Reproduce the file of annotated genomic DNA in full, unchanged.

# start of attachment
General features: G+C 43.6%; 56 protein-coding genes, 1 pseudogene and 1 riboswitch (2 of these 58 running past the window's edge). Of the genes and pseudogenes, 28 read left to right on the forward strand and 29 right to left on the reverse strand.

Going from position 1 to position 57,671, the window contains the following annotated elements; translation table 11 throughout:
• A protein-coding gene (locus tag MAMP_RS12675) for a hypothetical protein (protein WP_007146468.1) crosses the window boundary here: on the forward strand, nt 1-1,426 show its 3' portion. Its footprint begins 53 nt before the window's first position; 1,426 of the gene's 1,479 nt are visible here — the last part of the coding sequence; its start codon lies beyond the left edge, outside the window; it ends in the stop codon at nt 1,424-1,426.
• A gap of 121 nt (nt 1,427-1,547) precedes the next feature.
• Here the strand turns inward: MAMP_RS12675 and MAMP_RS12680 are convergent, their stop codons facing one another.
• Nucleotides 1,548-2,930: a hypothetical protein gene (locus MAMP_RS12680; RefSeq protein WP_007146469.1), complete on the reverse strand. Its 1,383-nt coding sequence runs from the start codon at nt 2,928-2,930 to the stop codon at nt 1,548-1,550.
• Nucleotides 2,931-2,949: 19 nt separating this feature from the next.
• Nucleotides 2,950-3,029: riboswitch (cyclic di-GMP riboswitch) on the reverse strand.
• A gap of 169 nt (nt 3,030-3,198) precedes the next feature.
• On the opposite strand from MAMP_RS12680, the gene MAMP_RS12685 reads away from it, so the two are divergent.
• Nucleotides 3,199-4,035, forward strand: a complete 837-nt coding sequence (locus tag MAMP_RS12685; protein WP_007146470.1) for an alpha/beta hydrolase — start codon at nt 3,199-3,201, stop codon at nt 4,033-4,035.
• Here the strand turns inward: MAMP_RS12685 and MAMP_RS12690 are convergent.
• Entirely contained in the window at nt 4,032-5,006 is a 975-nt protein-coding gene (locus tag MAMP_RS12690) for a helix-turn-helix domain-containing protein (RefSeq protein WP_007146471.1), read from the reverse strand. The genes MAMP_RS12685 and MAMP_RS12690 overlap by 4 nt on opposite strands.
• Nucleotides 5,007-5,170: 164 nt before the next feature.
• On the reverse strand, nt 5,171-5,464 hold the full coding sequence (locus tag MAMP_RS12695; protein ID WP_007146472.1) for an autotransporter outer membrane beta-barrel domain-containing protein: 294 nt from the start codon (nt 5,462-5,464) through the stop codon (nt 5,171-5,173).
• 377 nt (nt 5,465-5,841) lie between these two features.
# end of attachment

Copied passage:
General features: G+C 43.6%; 56 protein-coding genes, 1 pseudogene and 1 riboswitch (2 of these 58 running past the window's edge). Of the genes and pseudogenes, 28 read left to right on the forward strand and 29 right to left on the reverse strand.

Going from position 1 to position 57,671, the window contains the following annotated elements; translation table 11 throughout:
• A protein-coding gene (locus tag MAMP_RS12675) for a hypothetical protein (protein WP_007146468.1) crosses the window boundary here: on the forward strand, nt 1-1,426 show its 3' portion. Its footprint begins 53 nt before the window's first position; 1,426 of the gene's 1,479 nt are visible here — the last part of the coding sequence; its start codon lies beyond the left edge, outside the window; it ends in the stop codon at nt 1,424-1,426.
• A gap of 121 nt (nt 1,427-1,547) precedes the next feature.
• Here the strand turns inward: MAMP_RS12675 and MAMP_RS12680 are convergent, their stop codons facing one another.
• Nucleotides 1,548-2,930: a hypothetical protein gene (locus MAMP_RS12680; RefSeq protein WP_007146469.1), complete on the reverse strand. Its 1,383-nt coding sequence runs from the start codon at nt 2,928-2,930 to the stop codon at nt 1,548-1,550.
• Nucleotides 2,931-2,949: 19 nt separating this feature from the next.
• Nucleotides 2,950-3,029: riboswitch (cyclic di-GMP riboswitch) on the reverse strand.
• A gap of 169 nt (nt 3,030-3,198) precedes the next feature.
• On the opposite strand from MAMP_RS12680, the gene MAMP_RS12685 reads away from it, so the two are divergent.
• Nucleotides 3,199-4,035, forward strand: a complete 837-nt coding sequence (locus tag MAMP_RS12685; protein WP_007146470.1) for an alpha/beta hydrolase — start codon at nt 3,199-3,201, stop codon at nt 4,033-4,035.
• Here the strand turns inward: MAMP_RS12685 and MAMP_RS12690 are convergent.
• Entirely contained in the window at nt 4,032-5,006 is a 975-nt protein-coding gene (locus tag MAMP_RS12690) for a helix-turn-helix domain-containing protein (RefSeq protein WP_007146471.1), read from the reverse strand. The genes MAMP_RS12685 and MAMP_RS12690 overlap by 4 nt on opposite strands.
• Nucleotides 5,007-5,170: 164 nt before the next feature.
• On the reverse strand, nt 5,171-5,464 hold the full coding sequence (locus tag MAMP_RS12695; protein ID WP_007146472.1) for an autotransporter outer membrane beta-barrel domain-containing protein: 294 nt from the start codon (nt 5,462-5,464) through the stop codon (nt 5,171-5,173).
• 377 nt (nt 5,465-5,841) lie between these two features.